Foot Care for Children

  • By Judith Sullivan
  • 29 Mar, 2017
03 Dec 2015

Could it be time to take your child to a podiatrist?


Podiatrists can be of significant help to anyone experiencing discomfort or health issues in their feet or ankles. However, you may not have considered whether it’s time to book an appointment for your child.

By keeping an eye on the way your child walks as they develop, as well as paying close attention to any reports of pain or discomfort, you’ll be able to make the right decision for your child’s foot health.

Keep an eye on their gait

One of the most important aspects to look out for is your child’s gait. The term ‘gait’ is used to describe the way an individual walks, so it’s important to ensure your child is walking correctly from a young age to avoid long-term mobility issues.

While it’s expected that very young children who have only recently learnt to walk will have the awkward footing to begin with, this will often be rectified without treatment.

However, if your child’s gait is still showing signs of significant in-toeing or out-toeing, or if they are walking with a limp or even experiencing pain, it’s certainly a clear sign it’s time to take them to a professional.

Correcting your child’s walk

In some cases, your child may be a little older before you notice the way they walk is a problem. You may then think it’s too late to see a podiatrist or help them learn to walk correctly.

There’s no reason to worry – it’s never too late for an evaluation. If your child’s feet are still growing, it may be that their feet could be easily repositioned through the use of inserts. If successful, this will likely eliminate the need for surgery or reconstruction later on.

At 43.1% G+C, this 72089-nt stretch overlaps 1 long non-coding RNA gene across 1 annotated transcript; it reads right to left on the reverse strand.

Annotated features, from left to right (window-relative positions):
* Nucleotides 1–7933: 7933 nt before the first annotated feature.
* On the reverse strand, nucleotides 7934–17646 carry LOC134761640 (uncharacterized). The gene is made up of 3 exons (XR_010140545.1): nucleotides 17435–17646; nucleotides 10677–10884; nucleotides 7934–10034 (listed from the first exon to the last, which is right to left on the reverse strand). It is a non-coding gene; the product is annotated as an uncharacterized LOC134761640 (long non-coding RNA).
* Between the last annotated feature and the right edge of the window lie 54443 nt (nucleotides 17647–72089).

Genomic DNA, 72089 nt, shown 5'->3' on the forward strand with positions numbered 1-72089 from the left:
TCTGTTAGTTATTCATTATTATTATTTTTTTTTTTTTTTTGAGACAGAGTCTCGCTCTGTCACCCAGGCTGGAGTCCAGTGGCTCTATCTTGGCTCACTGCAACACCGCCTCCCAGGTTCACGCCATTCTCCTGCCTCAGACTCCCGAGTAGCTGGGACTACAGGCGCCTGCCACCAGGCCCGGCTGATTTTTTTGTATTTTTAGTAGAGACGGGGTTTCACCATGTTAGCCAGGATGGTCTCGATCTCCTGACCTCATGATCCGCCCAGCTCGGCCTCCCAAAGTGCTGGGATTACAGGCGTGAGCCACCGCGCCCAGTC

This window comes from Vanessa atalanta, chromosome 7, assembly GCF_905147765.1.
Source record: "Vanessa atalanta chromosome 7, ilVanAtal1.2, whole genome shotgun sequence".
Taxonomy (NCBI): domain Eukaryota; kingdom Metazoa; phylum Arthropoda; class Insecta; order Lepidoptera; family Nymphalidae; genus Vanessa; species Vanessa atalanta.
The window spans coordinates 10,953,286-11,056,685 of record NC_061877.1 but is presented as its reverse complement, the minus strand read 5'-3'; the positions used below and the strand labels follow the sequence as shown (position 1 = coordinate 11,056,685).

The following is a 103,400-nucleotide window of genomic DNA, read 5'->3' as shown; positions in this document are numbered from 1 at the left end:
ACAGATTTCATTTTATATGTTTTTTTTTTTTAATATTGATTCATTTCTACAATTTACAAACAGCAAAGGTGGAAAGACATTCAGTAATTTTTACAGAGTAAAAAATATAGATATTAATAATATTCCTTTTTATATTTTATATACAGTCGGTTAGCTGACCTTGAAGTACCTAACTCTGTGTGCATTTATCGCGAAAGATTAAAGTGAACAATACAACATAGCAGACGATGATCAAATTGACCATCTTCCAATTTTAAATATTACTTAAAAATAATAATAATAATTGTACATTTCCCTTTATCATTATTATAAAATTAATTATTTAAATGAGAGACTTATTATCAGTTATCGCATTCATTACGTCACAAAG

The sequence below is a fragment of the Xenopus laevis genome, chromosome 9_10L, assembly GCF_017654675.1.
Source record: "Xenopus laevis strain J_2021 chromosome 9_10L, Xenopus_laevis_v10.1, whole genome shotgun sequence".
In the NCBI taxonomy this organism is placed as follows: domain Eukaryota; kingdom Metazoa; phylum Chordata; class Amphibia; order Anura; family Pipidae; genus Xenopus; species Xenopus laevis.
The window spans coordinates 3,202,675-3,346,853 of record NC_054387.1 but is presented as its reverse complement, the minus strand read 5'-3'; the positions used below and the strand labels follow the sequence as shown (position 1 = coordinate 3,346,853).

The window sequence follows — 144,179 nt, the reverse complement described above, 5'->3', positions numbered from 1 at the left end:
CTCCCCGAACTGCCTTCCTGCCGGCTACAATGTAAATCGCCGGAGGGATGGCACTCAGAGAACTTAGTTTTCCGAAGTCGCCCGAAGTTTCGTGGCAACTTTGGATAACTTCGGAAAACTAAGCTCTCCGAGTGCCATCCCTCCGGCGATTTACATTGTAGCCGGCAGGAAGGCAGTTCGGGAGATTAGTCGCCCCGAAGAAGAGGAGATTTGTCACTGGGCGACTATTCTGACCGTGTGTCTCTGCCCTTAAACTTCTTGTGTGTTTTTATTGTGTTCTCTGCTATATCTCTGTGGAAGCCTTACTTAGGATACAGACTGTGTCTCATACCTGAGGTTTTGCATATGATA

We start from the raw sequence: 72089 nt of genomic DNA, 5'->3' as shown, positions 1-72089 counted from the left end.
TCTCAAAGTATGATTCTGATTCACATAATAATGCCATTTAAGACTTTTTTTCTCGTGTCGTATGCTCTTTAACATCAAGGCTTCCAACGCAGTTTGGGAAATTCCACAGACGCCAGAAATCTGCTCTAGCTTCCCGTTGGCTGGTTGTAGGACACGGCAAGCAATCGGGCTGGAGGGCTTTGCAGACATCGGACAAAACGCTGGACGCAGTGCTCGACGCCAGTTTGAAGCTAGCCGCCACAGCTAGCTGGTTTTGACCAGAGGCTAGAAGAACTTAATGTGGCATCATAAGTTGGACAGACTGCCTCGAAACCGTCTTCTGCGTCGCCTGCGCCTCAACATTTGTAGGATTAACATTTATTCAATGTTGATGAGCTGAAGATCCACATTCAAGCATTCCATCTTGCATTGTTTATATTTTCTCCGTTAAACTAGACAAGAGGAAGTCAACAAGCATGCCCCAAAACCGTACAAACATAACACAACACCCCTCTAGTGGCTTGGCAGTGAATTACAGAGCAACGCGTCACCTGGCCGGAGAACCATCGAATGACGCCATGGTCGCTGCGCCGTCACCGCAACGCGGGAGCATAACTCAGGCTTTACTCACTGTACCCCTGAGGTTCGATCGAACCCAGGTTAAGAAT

Sometimes, children have similar issues to adults

There are plenty of reasons adults may visit a podiatrist, and many of their conditions can be applicable for children too.

For example, if your child does a lot of sporting activities, a podiatrist will be able to advise on the best way to avoid aches or splints, in addition to recommending the ideal running child for your child’s feet.

It’s also important to listen to your child when they’re describing aches or pains. They may not be able to describe what’s going on in the way an adult could, so it’s worth getting the situation checked out to ensure it’s nothing too serious.

Verrucae

Children seem to be magnets for verrucae, whether it is through the swimming pool or sharing a shower with siblings.  Betafeet Podiatry sees many young people whose verrucae are not being resolved by over the counter treatments. Cryosurgery is the usual treatment option, although discussing any underlying health issues, such as challenges at school, sleeping poorly or other childhood stressors, may give way to other treatment options.

Final Thoughts

In all cases, a parent or guardian must accompany the child.

Don’t leave it too late for your child to have his or her feet attended to – they need to last a lifetime!
By Judith Sullivan 12 Jun, 2017
By Reggie Simpson
By Judith Sullivan 09 Jun, 2017
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